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Math can play a key role in making the decisions in poker most likely to win the chips for you.

There are two types of hands you might hold: Made Hands – could win without further improvement; and Drawing Hands – generally must improve to become the winner.

For preflop, the only made hands are A-A, K-K, and Q-Q. Based on the math of poker, what’s the best way to play these hands? For purposes of discussion, let’s focus on the pocket aces.

Your A-A is about an 80% favorite vs. a player with a smaller pair or any other drawing hand with which an opponent is likely to pay to see the flop. With two such opponents, your chance (or probability) of winning drops to about 80% x 80% or 64%.

With four opponents, your chance of winning falls further to about 40%. (We got this estimate of the probability of winning simply by multiplying 80% times 80% for every additional opponent who stays to see the flop.)


We can easily convert the probability to odds by subtracting the final estimate of the probability of winning from 100%. Thus, with four opponents calling to see the flop, the probability of losing is: 100% – 40% = 60%. And, the odds are: 60%-to-40%, or 3-to-2 against you.

Significance: For every five such hands, on average, you will lose three and win two. Your hand is said to be a 3-to-2 underdog. (Note: the probability of winning must be over 50% to be a favorite.)


In a limit game, the apparent response would seem to be you should always raise with A-A to force out players behind you – to reduce the size of the playing field. Not always! Sure, if you ended up playing against just one opponent, you will win 80% (4 out of 5) of those hands.

Trouble is – unless it’s a no-limit game and you can get your opponent to play most of his chips – with just one opponent, you win a very small pot, especially after the dealer rakes it. If you go through the math to calculate the most profitable situation, it’s best to play against 3-4 players. Then there is a respectable pot for you (hopefully) to win.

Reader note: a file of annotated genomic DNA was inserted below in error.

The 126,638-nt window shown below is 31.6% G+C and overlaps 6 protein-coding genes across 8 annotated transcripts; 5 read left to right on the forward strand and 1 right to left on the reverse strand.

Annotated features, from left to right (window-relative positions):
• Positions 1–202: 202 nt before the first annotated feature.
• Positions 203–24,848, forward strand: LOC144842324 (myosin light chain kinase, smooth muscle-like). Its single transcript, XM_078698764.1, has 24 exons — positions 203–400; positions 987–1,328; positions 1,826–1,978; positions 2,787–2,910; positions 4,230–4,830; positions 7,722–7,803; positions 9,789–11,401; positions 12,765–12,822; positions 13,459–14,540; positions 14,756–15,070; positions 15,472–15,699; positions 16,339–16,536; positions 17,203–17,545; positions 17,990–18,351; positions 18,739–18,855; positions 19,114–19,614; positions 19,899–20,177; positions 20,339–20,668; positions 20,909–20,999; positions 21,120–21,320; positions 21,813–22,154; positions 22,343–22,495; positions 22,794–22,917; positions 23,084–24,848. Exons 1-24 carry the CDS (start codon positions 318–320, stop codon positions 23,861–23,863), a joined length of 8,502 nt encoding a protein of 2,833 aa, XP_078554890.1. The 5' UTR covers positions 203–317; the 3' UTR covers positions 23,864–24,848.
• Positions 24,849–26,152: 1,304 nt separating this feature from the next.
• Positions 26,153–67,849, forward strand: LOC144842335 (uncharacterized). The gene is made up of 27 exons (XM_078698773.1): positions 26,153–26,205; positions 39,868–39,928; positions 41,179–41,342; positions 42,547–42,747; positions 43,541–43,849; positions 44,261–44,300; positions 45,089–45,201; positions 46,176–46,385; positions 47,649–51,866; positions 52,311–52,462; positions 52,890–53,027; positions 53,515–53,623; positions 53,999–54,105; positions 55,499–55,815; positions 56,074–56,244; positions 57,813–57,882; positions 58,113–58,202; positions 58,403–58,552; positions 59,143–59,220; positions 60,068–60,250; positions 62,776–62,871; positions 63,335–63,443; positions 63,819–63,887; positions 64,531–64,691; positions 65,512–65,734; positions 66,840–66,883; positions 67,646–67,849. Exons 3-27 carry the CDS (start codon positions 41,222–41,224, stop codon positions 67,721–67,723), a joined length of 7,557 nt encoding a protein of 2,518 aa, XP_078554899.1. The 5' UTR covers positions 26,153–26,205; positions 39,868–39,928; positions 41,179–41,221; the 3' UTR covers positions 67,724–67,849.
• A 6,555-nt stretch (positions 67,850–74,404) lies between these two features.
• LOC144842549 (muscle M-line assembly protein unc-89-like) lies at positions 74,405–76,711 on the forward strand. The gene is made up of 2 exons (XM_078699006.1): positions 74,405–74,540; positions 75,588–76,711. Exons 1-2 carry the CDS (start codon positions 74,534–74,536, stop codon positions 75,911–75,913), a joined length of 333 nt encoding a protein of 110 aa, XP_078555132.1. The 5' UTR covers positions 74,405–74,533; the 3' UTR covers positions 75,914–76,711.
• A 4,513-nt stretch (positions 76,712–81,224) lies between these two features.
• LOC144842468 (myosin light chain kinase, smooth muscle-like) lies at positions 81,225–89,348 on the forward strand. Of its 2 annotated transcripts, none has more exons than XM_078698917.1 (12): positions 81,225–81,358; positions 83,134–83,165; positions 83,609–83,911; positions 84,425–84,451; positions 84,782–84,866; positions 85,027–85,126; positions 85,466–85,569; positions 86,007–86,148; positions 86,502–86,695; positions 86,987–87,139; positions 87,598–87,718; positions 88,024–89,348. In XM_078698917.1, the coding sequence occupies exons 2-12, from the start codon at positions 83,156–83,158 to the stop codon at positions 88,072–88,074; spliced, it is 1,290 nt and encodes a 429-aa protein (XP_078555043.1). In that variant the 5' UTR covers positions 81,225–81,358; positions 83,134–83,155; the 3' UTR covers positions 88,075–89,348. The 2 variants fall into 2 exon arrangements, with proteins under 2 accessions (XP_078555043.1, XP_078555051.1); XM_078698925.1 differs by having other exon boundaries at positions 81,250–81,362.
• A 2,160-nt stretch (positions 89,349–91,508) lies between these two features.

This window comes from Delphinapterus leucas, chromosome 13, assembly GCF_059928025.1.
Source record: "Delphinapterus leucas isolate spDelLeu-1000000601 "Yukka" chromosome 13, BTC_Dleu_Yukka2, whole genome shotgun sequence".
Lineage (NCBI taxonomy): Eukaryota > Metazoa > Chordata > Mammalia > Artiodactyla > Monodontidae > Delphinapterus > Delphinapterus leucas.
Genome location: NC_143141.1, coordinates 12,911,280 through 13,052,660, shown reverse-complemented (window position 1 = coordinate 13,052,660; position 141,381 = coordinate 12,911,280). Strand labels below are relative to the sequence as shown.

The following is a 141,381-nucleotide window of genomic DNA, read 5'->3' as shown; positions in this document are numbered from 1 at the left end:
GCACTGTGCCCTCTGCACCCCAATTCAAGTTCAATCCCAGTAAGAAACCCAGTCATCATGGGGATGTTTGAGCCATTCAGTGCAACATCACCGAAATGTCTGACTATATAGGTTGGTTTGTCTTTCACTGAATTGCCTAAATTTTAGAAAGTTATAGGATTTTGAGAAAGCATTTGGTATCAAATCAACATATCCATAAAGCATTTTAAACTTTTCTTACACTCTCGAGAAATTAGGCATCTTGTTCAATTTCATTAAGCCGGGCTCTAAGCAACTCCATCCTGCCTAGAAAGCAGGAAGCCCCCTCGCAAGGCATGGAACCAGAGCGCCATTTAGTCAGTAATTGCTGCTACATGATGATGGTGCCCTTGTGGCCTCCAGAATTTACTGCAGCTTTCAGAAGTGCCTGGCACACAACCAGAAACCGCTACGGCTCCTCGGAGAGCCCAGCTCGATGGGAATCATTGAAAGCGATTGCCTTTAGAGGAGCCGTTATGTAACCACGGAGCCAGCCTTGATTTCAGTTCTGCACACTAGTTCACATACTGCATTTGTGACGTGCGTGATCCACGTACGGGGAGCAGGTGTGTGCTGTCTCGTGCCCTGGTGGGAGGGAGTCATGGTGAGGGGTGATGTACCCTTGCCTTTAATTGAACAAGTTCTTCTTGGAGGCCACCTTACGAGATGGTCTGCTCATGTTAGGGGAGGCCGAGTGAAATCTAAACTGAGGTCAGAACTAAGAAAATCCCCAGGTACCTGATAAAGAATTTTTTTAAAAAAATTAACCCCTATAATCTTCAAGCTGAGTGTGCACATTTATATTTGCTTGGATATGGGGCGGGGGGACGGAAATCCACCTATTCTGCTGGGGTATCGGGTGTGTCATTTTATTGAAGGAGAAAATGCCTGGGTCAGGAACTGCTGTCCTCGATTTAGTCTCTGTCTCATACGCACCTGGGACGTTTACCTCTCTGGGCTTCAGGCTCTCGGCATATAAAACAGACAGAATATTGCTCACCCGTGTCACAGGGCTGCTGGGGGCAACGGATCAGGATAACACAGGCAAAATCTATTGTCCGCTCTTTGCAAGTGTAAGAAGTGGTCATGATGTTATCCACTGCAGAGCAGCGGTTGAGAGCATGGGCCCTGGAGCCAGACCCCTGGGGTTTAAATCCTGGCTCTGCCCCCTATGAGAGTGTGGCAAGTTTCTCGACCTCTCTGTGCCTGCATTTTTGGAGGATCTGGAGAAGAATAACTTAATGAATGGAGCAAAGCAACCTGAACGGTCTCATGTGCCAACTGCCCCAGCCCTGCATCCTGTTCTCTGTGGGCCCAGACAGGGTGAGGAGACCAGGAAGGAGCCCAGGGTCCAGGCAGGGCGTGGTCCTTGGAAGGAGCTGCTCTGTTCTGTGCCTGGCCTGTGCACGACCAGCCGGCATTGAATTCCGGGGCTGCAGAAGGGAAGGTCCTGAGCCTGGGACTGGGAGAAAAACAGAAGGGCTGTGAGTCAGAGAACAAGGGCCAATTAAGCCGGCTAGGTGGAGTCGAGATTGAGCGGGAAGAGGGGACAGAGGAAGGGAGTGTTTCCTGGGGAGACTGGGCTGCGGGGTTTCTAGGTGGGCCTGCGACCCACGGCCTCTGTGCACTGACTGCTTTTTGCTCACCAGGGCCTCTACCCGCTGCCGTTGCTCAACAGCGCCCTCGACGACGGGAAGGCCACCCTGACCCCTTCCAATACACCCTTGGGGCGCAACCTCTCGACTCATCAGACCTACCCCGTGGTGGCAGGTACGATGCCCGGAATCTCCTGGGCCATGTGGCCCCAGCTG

Poker math shows that the optimum situation with A-A on the hole, is to play against 3-4 opponents – no more, no less.


Epecially in a limit game, during the preflop round of betting, if you are in an early position, consider the likelihood that most, if not all, of your opponents might fold to your early-position raise. Then your A-A will go for naught.

Consider that you will be dealt A-A only once out of 221 hands (on average); the odds are 220-1 against it. With 33 hands dealt per hour, on average, it will take almost seven hours to receive another such hand. It would be a shame to waste it.

If it’s a loose table, and you don’t have an image as a tight player, the raise may still keep a few opponents in the hand. Unless you are certain of that, it would be wise to just call the big blind from an early position with your pocket aces.

On the other hand, from a middle or late position, if three opponents have already called to see the flop, then your raise is a smart decision. Very likely, the opponents positioned behind you will fold to your raise, while those who had already “invested” to see the flop will call your raise to defend their prior bet.

That raise will have served to reduce the size of the playing field down to three or four (if one of the blinds elects to call) and get more chips into the pot you have a good chance of winning. That’s the ideal situation for you.

To add icing to the poker cake, you also have bought yourself the virtual button – last to declare for the rest of this hand. You will be able to see what all your opponents do before it’s your turn to declare. The edge is all with you! Good luck!

“The Engineer” is a noted author and teacher in West Los Angeles, who was recently elected to the Seniors’ Poker Hall of Fame. E-mail him at [email protected]


About the Author

George Epstein

A retired engineer, George Epstein is the author of “The Greatest Book of Poker for Winners!” and “Hold’em or Fold’em? – An Algorithm for Making the Key Decision.” He teaches poker courses and conducts a unique Poker Lab at the Claude Pepper Senior Center under the auspices of the City of Los Angeles Dept. of Recreation and Parks and at West Los Angeles College.

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